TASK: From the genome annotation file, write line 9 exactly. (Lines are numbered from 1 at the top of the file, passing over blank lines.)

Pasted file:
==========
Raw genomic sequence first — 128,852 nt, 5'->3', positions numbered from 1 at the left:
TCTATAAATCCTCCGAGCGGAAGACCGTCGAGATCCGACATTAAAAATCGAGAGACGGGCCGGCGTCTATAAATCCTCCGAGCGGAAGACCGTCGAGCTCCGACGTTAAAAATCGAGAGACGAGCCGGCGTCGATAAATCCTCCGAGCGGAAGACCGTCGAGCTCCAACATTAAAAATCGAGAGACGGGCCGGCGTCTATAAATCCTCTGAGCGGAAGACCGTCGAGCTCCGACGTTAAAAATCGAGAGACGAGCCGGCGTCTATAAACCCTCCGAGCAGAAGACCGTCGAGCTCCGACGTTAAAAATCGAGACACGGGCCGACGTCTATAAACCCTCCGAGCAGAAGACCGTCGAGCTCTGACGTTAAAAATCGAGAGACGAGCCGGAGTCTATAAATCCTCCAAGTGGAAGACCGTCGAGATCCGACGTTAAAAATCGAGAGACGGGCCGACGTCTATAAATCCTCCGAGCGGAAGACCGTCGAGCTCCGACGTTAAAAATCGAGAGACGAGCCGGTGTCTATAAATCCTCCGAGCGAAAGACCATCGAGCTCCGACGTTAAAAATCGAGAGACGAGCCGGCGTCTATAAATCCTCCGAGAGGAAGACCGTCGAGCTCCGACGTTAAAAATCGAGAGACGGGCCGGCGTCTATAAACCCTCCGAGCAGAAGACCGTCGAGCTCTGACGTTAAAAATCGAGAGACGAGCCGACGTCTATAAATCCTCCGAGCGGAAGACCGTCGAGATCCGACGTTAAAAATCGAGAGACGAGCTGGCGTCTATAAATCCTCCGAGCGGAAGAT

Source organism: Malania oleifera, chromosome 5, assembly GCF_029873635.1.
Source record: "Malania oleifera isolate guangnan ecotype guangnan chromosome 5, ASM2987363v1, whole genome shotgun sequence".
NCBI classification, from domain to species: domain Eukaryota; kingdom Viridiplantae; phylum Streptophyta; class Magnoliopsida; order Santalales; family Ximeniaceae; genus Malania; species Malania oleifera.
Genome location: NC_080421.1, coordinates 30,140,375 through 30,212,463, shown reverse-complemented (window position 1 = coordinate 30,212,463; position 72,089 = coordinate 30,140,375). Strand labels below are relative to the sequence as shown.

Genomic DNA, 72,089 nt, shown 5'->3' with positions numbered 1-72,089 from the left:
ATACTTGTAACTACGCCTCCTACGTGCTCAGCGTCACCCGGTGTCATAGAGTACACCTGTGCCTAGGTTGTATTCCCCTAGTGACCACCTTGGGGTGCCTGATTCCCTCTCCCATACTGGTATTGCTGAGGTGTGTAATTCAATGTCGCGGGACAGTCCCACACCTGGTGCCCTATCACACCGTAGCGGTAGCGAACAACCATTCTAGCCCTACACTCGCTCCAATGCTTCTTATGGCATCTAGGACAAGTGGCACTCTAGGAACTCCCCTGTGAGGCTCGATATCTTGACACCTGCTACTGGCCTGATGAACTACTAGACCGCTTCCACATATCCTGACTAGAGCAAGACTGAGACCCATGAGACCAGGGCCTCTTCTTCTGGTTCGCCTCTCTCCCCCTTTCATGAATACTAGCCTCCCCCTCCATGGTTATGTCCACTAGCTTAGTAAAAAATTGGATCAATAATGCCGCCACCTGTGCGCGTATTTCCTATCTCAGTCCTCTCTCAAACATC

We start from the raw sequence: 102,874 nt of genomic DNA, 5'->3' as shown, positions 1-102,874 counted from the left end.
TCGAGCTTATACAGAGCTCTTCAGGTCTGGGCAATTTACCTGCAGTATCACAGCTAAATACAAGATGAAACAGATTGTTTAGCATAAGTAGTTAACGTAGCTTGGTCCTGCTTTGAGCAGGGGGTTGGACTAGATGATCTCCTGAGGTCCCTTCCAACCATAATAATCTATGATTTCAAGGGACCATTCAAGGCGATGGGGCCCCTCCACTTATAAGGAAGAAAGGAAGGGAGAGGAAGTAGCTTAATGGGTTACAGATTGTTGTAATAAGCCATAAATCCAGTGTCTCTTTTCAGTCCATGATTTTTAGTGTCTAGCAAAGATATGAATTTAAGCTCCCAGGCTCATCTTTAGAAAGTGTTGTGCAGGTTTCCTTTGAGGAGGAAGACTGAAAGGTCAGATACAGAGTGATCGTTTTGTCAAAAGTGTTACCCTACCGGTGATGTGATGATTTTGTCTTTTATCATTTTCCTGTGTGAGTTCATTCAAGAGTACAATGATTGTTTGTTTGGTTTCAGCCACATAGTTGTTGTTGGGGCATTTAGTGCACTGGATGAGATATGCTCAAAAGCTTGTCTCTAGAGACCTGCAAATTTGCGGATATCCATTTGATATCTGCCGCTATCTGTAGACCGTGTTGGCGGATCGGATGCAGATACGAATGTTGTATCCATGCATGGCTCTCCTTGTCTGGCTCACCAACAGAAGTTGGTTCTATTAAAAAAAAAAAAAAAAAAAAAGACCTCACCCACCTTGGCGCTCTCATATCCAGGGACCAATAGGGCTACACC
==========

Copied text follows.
We start from the raw sequence: 102,874 nt of genomic DNA, 5'->3' as shown, positions 1-102,874 counted from the left end.